Carnival of Monsters: Episode 2
Broadcast on February 3rd 1973 @ 5.50pm (11 million viewers)
‘Carnival of Monsters’ is another brilliant script from prolific Doctor Who legend, Robert Holmes. The concepts presented are wildly fantastical for 1973, with creatures trapped inside a machine as a form of voyeuristic entertainment. A similar machine would be seen again in 1979’s ‘Nightmare of Eden’. Producer Barry Letts also sits in the Director’s chair and is the perfect candidate with his enthusiasm for the CSO (green screen) technique and other visual effects proving vital to the successful execution of the show. Effects such as the cliffhanger for Episode 1 where a hand reaches in and picks up the TARDIS succeeded or failed on how realistic they appear on-screen.
Of course, viewers can look back and point to the fringing on the outline, overexposed as we are to the clinical CGI effects of the 21st Century but in 1973, it must have been a mind-blowing and spectacular effect. Also, the set used for the internal workings of the mini-scope, which the Doctor and Jo navigate through, is stunning and even the Time Lord has to acknowledge its magnificence.
This story would also see the first involvement with Doctor Who for Ian Marter, playing Andrews the sailor, but he would later be cast as companion Harry Sullivan for Tom Baker’s first season as the Doctor, appearing in a total of seven serials. Marter would also write nine novelisations of Doctor Who stories for Target books which were an enormous success, long before video recorders, DVD’s and on-demand services. Very sadly he died on his birthday in 1986 at the age of only 42 but still remains fondly remembered.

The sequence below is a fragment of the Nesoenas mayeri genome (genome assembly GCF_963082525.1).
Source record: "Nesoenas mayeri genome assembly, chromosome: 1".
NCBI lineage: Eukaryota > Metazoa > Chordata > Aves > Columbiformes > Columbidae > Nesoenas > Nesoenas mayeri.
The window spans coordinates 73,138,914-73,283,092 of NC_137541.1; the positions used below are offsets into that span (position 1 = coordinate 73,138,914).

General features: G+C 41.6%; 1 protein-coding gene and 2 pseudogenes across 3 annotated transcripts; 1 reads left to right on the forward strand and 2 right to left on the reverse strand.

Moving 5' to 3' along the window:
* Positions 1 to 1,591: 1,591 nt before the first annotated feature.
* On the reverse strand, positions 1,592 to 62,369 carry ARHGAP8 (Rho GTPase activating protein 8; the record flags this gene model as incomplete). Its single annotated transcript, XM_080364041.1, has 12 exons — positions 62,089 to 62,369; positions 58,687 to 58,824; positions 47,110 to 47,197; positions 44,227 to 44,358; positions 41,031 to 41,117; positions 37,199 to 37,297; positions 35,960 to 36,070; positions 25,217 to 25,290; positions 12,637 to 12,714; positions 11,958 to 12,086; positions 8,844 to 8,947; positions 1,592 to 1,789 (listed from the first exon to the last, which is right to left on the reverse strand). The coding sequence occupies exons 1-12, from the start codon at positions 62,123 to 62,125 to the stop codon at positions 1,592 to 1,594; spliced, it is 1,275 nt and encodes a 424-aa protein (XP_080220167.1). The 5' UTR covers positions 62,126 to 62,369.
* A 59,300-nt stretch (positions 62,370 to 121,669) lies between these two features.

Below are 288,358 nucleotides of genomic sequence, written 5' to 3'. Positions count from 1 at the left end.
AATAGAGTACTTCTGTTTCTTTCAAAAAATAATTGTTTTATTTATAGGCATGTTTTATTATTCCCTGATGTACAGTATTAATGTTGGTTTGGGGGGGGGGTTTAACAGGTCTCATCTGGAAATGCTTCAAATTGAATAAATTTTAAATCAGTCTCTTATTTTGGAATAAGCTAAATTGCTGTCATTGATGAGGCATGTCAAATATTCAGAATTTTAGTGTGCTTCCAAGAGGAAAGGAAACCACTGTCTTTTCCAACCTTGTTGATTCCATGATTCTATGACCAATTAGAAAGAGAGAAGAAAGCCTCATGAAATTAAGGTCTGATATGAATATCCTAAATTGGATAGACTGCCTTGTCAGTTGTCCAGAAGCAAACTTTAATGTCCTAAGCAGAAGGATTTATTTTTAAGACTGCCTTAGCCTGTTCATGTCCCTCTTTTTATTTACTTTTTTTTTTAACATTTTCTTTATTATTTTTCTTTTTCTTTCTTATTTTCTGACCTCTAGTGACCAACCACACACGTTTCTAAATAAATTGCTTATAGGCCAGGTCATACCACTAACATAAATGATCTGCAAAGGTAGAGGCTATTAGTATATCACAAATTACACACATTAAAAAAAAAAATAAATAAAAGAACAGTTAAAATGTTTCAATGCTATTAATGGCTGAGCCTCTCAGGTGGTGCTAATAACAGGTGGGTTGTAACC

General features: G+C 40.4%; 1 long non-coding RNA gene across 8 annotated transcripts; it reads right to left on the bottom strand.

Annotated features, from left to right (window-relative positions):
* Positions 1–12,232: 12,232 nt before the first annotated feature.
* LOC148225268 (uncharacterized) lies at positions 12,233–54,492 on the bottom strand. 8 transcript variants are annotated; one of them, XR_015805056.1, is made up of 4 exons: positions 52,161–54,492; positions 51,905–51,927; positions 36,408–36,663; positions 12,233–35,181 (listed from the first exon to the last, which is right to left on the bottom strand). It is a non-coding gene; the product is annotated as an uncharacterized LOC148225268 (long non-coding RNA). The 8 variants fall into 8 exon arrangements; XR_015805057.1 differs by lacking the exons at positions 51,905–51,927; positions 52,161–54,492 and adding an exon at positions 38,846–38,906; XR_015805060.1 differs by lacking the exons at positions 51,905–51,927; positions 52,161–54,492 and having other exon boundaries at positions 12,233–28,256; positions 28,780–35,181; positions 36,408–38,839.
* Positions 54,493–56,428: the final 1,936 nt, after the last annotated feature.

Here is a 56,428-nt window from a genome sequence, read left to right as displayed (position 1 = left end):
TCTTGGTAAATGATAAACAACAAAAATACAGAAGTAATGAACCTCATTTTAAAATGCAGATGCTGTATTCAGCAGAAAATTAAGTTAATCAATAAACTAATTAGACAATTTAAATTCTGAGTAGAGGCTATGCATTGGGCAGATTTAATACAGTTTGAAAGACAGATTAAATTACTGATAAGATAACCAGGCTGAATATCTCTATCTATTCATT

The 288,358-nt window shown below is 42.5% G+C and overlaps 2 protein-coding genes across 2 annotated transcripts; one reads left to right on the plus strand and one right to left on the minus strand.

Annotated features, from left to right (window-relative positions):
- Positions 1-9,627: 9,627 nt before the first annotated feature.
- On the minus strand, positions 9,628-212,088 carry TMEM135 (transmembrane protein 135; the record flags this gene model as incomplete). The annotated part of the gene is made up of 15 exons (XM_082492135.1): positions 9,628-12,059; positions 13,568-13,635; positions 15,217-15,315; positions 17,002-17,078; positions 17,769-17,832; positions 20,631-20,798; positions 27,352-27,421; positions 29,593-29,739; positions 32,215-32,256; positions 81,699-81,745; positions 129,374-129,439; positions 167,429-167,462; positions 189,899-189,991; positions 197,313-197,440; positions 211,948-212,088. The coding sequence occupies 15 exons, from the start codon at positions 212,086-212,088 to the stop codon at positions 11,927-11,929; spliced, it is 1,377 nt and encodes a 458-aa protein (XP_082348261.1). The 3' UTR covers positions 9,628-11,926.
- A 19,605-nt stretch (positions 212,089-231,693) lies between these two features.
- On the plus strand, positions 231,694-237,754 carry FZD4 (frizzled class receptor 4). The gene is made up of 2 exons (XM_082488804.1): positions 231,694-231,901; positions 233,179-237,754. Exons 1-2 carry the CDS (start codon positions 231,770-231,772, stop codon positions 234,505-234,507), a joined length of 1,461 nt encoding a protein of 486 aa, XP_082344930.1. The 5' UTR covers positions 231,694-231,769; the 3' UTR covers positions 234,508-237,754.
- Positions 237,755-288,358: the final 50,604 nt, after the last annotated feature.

Memorable Moment (Spoiler Warning)
The Drashigs are simply wonderful. Enormous creatures with six eyes, jagged teeth, and a segmented snake-like body, with a blood-curdling roar, they are even strong enough to withstand machine gun fire and to break through metal. Admittedly, the name Drashig was Robert Holmes’ amusing anagram of ‘dishrag’ but actually, they are one of the most alien creations in Doctor Who. They are not humanoid in shape, something which so few monsters in Doctor Who manage to achieve even now in the modern show. They move effectively, which also improves their realism, and look unlike anything else seen before or since. As a result, when the creatures burst forth from the swamp at the conclusion of the episode they are memorably terrifying. Behind the scenes, they were constructed around the skulls of small dogs and were operated as a glove puppet. With the triumphant return of Doctor Who to our screens has come one of the best pieces of merchandise ever created, a Drashig puppet from Character Options, which allows kids of all ages to recreate the scenes from the story.
Doctor Who – Jon Pertwee
Jo Grant – Katy Manning
Vorg – Leslie Dwyer
Major Daly – Tenniel Evans
Shirna – Cheryl Hall
Pletrac – Peter Halliday
Orum – Terence Lodge
John Andrews – Ian Marter
Claire Daly – Jenny McCracken
Kalik – Michael Wisher
Director – Barry Letts
Producer – Barry Letts
Writer – Robert Holmes
Also first aired On This Day…
- The Web of Fear: Episode 1
- The Armageddon Factor: Part 3
- Frontios: Part 4